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Israel criticises Polish Holocaust law

New bill will make it illegal to describe Nazi death camps as Polish

    Israeli Prime Minister Benjamin Netanyahu has led criticism of a proposed bill that would make it illegal to describe the Nazi death camps as Polish.

    The Polish government is expected to pass an amendment to existing law meaning anyone who suggests the country was responsible for Nazi crimes could face a prison term.

    Israeli officials are opposed to the proposed law, suggesting it will limit discussion of Polish involvement in the Holocaust.

    "I strongly oppose it. One cannot change history and the Holocaust cannot be denied," said Prime Minister Netanyahu in a statement.

    "This is a shameful disregard of the truth," said Israel's Education and Diaspora Affairs Minister Naftali Bennett. 

    "It is a historic fact that many Poles aided in the murder of Jews, handed them in, abused them, and even killed Jews during and after the Holocaust."

    But the amendment is expected to pass in the Polish Senate before being signed by the president.

    Israel's Foreign Ministry in Jerusalem has summoned the Polish charge d'affaires to Israel for a meeting.

    Poland was attacked and occupied by Nazi Germany during World War Two. 

    Millions of its citizens were killed, including three million Polish Jews in the Holocaust.

    The country has long objected to the use of phrases like "Polish death camps", which suggest the Polish state in some way shared responsibility for camps such as Auschwitz.

    The Yad Vashem Holocaust Remembrance Centre in Israel has said it will " continue to support research aimed at exposing the complex truth regarding the attitude of the Polish population towards the Jews during the Holocaust."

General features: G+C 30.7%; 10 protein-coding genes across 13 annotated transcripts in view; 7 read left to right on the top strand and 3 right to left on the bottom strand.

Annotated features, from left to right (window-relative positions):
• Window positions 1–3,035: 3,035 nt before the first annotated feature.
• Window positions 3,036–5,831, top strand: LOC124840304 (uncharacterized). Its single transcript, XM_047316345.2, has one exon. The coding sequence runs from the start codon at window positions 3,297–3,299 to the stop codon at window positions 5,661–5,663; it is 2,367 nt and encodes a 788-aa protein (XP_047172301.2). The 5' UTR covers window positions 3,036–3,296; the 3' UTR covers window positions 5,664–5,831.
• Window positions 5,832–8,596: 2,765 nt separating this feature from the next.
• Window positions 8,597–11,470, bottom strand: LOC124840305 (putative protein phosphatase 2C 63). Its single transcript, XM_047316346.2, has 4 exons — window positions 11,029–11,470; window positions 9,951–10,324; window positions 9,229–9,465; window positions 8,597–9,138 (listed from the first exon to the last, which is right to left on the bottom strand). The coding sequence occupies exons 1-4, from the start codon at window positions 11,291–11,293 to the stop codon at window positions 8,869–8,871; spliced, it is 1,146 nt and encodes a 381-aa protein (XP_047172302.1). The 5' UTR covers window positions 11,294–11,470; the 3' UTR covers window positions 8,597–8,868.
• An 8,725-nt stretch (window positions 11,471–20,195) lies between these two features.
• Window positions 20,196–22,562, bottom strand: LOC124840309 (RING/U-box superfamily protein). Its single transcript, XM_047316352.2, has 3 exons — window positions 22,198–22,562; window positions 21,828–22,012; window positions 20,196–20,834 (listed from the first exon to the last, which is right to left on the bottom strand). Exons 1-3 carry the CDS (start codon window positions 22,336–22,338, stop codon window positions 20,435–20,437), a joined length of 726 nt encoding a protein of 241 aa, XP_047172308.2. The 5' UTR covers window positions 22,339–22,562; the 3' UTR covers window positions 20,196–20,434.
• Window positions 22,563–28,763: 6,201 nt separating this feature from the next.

The Polish government claims the bill was not intended to limit freedom to research or discuss the Holocaust.

    Prime Minister Mateusz Morawiecki tweeted that "Auschwitz-Birkenau is not a Polish name, and Arbeit Macht Frei is not a Polish phrase".

    Reacting to Poland’s new Holocaust law, Chief Rabbi Pinchas Goldschmidt, President of the Conference of European Rabbis, said:“The resurgence of a vibrant Jewish community in today’s Poland is one of the miracles of our time, and our appreciation for today’s Polish Government and its recent predecessors has been fulsome. However, that in no way excuses the responsibility for Poland’s past and that is Poland’s role in the Holocaust.

    "A new law cannot change or expunge history; such an attempt is an affront to the memory of the millions of victims, Poles, Jews and Polish Jews. We propose that the Polish government call for a commission of experts, to once and for all, put the historical record straight; to what extent Polish citizens collaborated with the Nazis and to what extent they helped save Jews during the Holocaust.”

     

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